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Federalism by Jill CottrellFederalism Issues in Designing a Federal System by Jill Cottrell in english language Download Powerpoint file Read more

संघीय प्रणाली प्रारुपका सवालहरुFederalism Issues in Designing a Federal System by Jill Cottrell in Nepali language Read more


Rajbanshi (Koch)

Rajbanshis live in the Nepal-India borderlands of the districts of Jhapa and Morang of east Nepal. Anthropologists opine that they are the kiths and kin of the peripheral Koch people of the adjacent states of West Bengal and Asom (Assam) in India. Though having Mongoloid features - they consider themselves as a branch of the Kirants - their language is akin to Bengali and Assamese. They wear clothes conforming to their climate and weather. They worship Thakur Brahmani and also practice shamanism. Consumption of alcohol is a must for worshiping the gods. They play with mud and water during their major festivals. The groom's side makes monetary payment to the bride's family during their marriage. This custom also prevails among some other ethnic groups of Nepal. Their principal occupation is agriculture. Rajbanshis were the indigenous people of Jhapa and Morang before the hill migrants of Nepal overwhelmed them. Most of the Rajbanshis bury their dead but now-a-days some of them have adopted cremation formalities. According to Census 2001, their population is 95,812.

ImageRajbanshi is the name of an indigenous people settled in Jhapa, Morang and in some number in Sunsari district. It is conjectured that they belong to a mixed race of Austroasian or Dravidian and Mongolian. Rajbanshis and Satars have settled in the eastern Terai in the same process as Tharus and Danuwars were settled in Western Terai of Nepal. When these peoples entered Morang they entered as Rajbanshis. The name Rajbanshi was given after AD1515. The original tribal name of Rajbanshis is Koch or Koche. Worshippers of nature and followers of shamanistic religion these indigenous Koch people have changed their names to Rajbhanshi after coming into contact with Hindus (Sharma, BS2045; Upadhyaya, BS2051-052). They have a lifted bone over their throat a little higher than the average height. The structure of their eyes and forehead, etc is like those of a mix of Aryan-Mongloid, Austric, Negrito, Dravidian. A mix of the culture of worshippping nature and Hindu culture however seems to have developed among the Rajbanshis of Nepal.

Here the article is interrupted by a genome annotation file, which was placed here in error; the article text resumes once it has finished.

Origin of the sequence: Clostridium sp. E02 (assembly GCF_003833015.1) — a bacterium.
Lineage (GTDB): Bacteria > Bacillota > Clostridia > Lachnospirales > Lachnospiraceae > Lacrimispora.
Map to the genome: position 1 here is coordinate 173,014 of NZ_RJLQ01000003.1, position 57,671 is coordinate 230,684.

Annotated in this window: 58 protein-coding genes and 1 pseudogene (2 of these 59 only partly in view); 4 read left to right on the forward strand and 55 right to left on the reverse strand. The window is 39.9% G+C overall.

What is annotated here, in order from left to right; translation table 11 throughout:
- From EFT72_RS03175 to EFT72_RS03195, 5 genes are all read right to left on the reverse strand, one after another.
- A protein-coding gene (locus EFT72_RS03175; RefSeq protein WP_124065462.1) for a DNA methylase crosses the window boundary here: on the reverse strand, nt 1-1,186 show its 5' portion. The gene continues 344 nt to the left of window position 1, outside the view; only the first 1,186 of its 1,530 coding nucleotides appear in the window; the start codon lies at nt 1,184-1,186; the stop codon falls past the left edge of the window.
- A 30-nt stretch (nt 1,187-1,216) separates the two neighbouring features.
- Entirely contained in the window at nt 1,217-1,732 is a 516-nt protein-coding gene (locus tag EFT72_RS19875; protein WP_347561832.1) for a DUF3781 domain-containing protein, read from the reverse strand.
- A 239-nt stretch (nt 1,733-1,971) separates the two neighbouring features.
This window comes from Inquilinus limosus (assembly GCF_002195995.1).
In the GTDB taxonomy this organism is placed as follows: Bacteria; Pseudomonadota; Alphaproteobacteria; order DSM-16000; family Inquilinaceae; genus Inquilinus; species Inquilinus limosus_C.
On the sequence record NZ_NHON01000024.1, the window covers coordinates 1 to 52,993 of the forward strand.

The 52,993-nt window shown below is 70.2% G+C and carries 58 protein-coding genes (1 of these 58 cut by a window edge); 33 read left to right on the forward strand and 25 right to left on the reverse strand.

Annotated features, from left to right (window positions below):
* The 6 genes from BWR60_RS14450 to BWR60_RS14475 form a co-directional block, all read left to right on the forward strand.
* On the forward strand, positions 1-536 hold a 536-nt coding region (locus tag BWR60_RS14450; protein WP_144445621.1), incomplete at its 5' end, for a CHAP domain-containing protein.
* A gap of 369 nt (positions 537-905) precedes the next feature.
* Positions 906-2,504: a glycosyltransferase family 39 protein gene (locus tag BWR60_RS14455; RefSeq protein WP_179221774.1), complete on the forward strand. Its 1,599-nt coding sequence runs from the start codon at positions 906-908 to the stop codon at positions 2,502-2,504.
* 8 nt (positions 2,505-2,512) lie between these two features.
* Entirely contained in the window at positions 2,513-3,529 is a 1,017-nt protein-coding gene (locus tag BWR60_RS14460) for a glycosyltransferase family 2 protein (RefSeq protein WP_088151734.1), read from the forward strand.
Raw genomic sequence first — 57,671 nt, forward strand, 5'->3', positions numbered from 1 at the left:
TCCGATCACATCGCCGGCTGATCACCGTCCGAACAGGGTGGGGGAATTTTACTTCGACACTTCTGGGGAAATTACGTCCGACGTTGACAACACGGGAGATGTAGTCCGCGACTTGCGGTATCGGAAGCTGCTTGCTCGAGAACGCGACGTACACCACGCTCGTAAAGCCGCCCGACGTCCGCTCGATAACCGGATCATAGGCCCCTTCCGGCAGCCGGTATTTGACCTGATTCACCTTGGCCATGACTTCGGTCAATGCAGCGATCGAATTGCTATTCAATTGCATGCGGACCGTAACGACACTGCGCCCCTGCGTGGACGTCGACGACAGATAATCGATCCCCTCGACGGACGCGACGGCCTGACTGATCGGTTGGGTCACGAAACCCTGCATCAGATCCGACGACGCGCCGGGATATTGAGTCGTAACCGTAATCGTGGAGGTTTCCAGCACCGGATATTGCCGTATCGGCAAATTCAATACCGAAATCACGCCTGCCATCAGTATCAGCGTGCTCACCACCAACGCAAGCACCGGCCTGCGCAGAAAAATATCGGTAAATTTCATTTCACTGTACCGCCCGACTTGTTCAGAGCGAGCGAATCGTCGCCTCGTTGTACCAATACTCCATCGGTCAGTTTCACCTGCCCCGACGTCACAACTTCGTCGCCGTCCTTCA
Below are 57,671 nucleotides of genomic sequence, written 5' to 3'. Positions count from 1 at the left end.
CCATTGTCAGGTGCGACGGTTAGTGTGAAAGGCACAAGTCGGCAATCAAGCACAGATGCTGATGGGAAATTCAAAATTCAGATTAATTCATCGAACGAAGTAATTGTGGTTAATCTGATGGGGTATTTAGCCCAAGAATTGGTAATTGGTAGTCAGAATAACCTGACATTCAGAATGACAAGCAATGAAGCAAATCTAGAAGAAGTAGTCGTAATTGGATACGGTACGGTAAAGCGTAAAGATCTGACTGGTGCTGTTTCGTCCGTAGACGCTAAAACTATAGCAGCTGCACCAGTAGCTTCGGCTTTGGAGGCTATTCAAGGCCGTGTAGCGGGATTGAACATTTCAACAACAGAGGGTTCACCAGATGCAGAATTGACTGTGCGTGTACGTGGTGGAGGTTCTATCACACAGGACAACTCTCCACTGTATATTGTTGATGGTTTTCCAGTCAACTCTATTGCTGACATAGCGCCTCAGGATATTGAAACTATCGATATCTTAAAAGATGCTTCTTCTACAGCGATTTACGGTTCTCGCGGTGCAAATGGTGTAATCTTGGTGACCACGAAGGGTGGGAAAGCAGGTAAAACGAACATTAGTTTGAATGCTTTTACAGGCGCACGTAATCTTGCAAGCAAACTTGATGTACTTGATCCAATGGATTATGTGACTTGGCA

Rajbanshis are found mainly in Jhapa, Morang and Sunsari. Their place of origin is the setlement area of Koch in Bihar, Bengal and Assam of India and also Bangladesh. But the largest settlement of Koches with their name Rajbanshi is in Nepal only. According to the census of 2001, their population is 95,812. The language of Rajbanshis is called Rajbanshi Bhasa. It is a mix of Bengali and Maithili. The language of Koches, who are considered the original ethnonym of Rajbanshis, has commonalities with the language of Garo (Bista, 1996).

From helping during the labour pains to the time of getting cleaned of birth pollution, the Rajbanshi women of Daiyani or Hadi group should play a special role. Likewise, the barber also has a role there. If the child is born on Sunday the birth pollution is cleaned on the same day; otherwise it is cleaned after five or seven days. In order to purify the woman in childbirth from birth pollution the barber must cut her nails and give the child a haircut (Sharma, BS2046). The christening is done by parents or Brahmin within 15 days. Popular names are given by neighbours.

In marriage, girls are searched by middlemen. The boy's side gives an amount of money named 'Chumna' to the girl's side to ask for the girl. The amount of this gift money is determined on the basis of the demand of the girl's mother. It is given as much as the girl's mother asks for. Those who cannot offer this Chumna have to either marry the girl by staying in the girl's parents' home or become Daguwa (domestic helper as well as husband) of a widow. Such Daguwas don't have any rights. Some Rajbanshis bury their dead and the barber has a role in the death rites also. The death pollution or mourning period is complete in 12 days. On the last day of mourning they eat meat and rice.

In every sacred function, Rajbanshis use banana leaves or banana trunk. Nuts are also required. They make Hirawal Jhalla (a kind of thin carpet), etc from jute. They make homes of single storey buildings by raising walls of mud up to two feet and thereafter cover them with wooden bars on all four sides. Males wear langauti and females wear petani. They do not observe pollution of menstruation. They eat plenty of fish in their food. Unlike Koches Rajbanshis never have spirits and chicken.

Koches are a tribe of matriarchal system but only rituals and traditions of it are found remaining among the Rajbanshis. Nevertheless, women are relatively free and full of self-respect. Locally prestigious people gather and decide almost every social function. Rajbanshis, basically follow shamanistic religion. They respect Kali very much. They build a hut for Kali in the village to worship khappar (the ‘skull'). Various forces of nature are worshipped in the name of Thakurs. Thunthuniya, Adit, Lakhigajadhar, Chanatkhela, Chaturmariya are some of them. Thakur is the family teacher of Rajbanshis. They celebrate new year and the puja of Ashad, etc (Rajbanshi, BS2057).

Rajbanshis' main occupation is agriculture. Until the people from mountain areas moved down to Jhapa and Morang, Rajbanshi were both landowners and farmers. But the simple-natured Rajbanshis were entrapped into indebtedness by these settlers from outside and who took away their land. There are, however, some well-to-do Rajbanshis who are called Deuniya. Rest of the Rajbanshis have reached a state where they have to sell their property for buying subsistence level food.

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